By Courtney Nguyen
January 20, 2013

Roger Federer No. 2 Roger Federer is on course to face No. 3 Andy Murray in the semifinals. (Greg Wood/AFP/Getty Images)

Storylines and matches to watch on Day 8 of the Australian Open (click here for the order of play):

Roger Federer vs. another young gun: Two days after dismissing 20-year-old Bernard Tomic in straight sets, Federer will take on another riser in Canada's Milos Raonic. As opposed to Tomic, the 22-year-old Raonic has actually had success against Federer, pushing him to three sets in their three ATP meetings last year. This will be their first matchup at a Slam, and if the big-serving Raonic couldn't topple Federer in a best-of-three, it's unlikely he'll be able to do it in a best-of-five. Besides, Federer loves beating up on the kids. He has yet to lose to a player born in the 1990s.

Challenge awaits Caroline Wozniacki: It's been a year since Wozniacki made the quarterfinals of a Slam. Then again, it's been a year since Wozniacki did much of anything. The last time she was running around the courts in Melbourne, she was the No. 1 player in the world. Now she's fighting for relevancy. She won a tough first-round match against Sabine Lisicki in three sets and cruised against surprise opposition, 16-year-old Donna Vekic and Lesia Tsurenko, in the next two rounds. Wozniacki will get a big test against Svetlana Kuznetsova, a two-time Slam champion and former No. 2 who beat her two weeks ago in Sydney.

French menu: Bad news for the Frenchies. Their top two players go head-to-head in the fourth round, as Jo-Wilfried Tsonga takes on Richard Gasquet. Their other two hopes are hobbled with injuries. Gilles Simon, coming off a 4 1/2-hour (and 71-shot rally) epic against Gael Monfils on Saturday night, has already admitted he doesn't have much of a chance of beating a fitter Andy Murray on Monday. Meanwhile, Jeremy Chardy, who upset Juan Martin del Potro in the third round, sustained a knee injury in his doubles match Sunday. He is scheduled to play Andreas Seppi on Monday.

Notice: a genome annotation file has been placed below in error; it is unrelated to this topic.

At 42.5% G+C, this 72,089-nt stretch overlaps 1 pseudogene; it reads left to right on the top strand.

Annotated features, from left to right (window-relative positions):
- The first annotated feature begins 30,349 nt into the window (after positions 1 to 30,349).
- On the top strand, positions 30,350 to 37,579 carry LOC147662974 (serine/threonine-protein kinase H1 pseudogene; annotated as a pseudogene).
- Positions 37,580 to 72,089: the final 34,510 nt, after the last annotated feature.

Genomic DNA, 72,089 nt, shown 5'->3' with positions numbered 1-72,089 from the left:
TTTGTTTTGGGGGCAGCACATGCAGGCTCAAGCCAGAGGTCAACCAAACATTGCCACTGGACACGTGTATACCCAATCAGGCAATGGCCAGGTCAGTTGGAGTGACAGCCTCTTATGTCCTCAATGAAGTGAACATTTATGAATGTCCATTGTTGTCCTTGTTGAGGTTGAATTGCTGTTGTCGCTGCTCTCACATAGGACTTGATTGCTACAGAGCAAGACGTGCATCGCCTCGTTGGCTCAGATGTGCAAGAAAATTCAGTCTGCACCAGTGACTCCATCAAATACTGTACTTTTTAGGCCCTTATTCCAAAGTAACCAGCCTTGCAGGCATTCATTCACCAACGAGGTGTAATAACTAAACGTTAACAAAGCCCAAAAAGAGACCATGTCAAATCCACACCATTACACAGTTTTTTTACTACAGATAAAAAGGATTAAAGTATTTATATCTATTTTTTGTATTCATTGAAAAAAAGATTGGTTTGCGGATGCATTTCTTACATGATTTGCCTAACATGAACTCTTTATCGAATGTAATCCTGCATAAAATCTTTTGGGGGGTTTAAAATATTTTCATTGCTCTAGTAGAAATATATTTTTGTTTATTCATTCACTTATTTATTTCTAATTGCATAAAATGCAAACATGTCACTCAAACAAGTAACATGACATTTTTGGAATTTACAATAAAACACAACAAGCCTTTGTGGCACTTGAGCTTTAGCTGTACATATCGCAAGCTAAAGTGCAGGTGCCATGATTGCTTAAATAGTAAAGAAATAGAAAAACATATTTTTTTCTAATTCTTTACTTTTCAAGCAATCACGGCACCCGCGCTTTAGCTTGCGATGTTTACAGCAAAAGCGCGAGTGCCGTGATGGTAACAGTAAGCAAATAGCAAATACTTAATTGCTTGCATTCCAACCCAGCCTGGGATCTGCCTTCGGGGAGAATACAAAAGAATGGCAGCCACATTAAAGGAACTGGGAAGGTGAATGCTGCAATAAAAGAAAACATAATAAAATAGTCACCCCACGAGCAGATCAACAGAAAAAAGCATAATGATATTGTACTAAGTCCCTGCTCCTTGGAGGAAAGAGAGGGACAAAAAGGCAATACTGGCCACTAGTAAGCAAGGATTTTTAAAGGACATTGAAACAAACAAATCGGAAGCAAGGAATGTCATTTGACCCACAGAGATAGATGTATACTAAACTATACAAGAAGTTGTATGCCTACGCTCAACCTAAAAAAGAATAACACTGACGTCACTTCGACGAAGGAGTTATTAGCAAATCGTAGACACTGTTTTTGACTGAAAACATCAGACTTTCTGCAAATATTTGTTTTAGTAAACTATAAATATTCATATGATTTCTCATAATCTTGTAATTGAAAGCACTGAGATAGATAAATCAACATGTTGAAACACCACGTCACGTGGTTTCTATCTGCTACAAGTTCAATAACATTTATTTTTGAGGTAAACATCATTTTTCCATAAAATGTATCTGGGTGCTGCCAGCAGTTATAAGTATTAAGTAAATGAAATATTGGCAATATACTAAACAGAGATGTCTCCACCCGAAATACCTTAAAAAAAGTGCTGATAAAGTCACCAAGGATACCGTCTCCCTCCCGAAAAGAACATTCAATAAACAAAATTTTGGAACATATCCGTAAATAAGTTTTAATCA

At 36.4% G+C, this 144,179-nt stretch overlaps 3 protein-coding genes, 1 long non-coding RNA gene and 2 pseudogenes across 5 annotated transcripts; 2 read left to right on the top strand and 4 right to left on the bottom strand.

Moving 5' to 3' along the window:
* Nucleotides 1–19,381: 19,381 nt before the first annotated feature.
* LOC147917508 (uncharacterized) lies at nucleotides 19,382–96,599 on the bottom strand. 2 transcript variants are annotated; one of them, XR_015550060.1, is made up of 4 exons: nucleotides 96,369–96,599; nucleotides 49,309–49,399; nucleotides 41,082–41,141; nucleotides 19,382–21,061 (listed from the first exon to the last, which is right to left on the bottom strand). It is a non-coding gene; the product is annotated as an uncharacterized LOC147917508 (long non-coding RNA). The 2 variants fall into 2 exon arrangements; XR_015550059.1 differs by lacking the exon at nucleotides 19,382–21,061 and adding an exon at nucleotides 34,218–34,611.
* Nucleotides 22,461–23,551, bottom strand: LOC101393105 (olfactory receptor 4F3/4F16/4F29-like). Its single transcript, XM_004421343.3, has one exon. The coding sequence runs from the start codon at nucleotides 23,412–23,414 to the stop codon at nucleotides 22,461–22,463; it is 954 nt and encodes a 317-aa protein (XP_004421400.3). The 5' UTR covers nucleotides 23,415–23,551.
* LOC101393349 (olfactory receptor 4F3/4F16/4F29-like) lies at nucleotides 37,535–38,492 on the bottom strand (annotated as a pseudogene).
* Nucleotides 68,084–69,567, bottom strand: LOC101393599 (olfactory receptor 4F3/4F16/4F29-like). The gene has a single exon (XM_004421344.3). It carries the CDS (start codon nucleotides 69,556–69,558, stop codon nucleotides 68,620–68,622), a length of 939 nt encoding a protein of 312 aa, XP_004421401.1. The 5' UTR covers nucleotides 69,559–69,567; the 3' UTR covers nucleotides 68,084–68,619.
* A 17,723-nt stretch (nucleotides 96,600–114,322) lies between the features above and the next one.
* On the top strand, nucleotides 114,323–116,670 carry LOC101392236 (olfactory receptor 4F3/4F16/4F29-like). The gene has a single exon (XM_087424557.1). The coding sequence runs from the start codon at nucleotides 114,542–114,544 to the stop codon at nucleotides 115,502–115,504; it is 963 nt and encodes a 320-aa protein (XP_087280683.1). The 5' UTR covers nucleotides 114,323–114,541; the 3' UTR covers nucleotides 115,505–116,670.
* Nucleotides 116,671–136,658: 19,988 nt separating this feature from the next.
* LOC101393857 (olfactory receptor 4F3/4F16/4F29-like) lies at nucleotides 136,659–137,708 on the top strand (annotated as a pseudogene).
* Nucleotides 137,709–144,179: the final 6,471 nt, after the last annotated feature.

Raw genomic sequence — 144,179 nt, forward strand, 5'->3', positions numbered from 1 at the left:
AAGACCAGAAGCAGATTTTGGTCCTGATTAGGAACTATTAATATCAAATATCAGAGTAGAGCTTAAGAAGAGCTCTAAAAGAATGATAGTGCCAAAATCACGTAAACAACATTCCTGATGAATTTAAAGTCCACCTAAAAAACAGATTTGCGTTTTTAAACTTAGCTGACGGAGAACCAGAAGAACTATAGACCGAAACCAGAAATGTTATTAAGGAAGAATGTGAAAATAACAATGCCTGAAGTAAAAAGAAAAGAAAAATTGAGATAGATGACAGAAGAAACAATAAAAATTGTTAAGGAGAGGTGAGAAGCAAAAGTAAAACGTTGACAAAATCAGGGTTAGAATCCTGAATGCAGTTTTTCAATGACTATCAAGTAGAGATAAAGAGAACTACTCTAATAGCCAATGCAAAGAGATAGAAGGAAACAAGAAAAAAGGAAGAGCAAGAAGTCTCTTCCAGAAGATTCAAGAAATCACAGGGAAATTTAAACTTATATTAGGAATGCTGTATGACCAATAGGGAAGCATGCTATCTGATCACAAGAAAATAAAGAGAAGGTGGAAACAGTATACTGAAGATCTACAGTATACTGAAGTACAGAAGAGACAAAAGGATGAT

Matches to watch

Milos Raonic No. 13 Milos Raonic has never made it past the fourth round of a major. (Scott Barbour/Getty Images)

 No. 2 Roger Federer vs. No. 13 Milos Raonic (second night match, Rod Laver Arena): The way Federer has been moving in this tournament makes me want to revisit my pick of Novak Djokovic for the title. His defense was incredible against Tomic, and he's looked so sharp. Raonic's only chance is to get it to a tiebreaker and redline the aggression from there.

 No. 10 Caroline Wozniacki vs. Svetlana Kuznetsova (7 p.m. ET, Rod Laver Arena): Their Sydney tilt was a messy affair that took place in extreme heat. Kuznetsova prevailed 7-6 (4), 1-6,  6-2 in almost four hours for her first win over the Dane since 2009. Kuznetsova is coming back from a knee injury that left her ranked 75th coming into the tournament. With Wozniacki back to playing her defensive style -- and I say "back" only because she showed small glimpses of a new offensive-minded game last year -- I like Kuznetsova here. She should be able to attack Wozniacki's forehand all day. Wozniacki will need a good serving day to fend off the easy break.

• No. 7 Jo-Wilfried Tsonga vs. No. 9 Richard Gasquet (third day match, Rod Laver Arena): Interestingly, these two haven't played since 2009. Tsonga hasn't dropped a set in Melbourne. Gasquet needed four to get past Ivan Dodig in the third round. Tsonga must know he can't get stuck in protracted rallies with Gasquet, but knowing and doing are rarely the same thing for Tsonga. If Tsonga isn't attacking the net, Gasquet could take this one.

 No. 29 Sloane Stephens vs. Bojana Jovanovski

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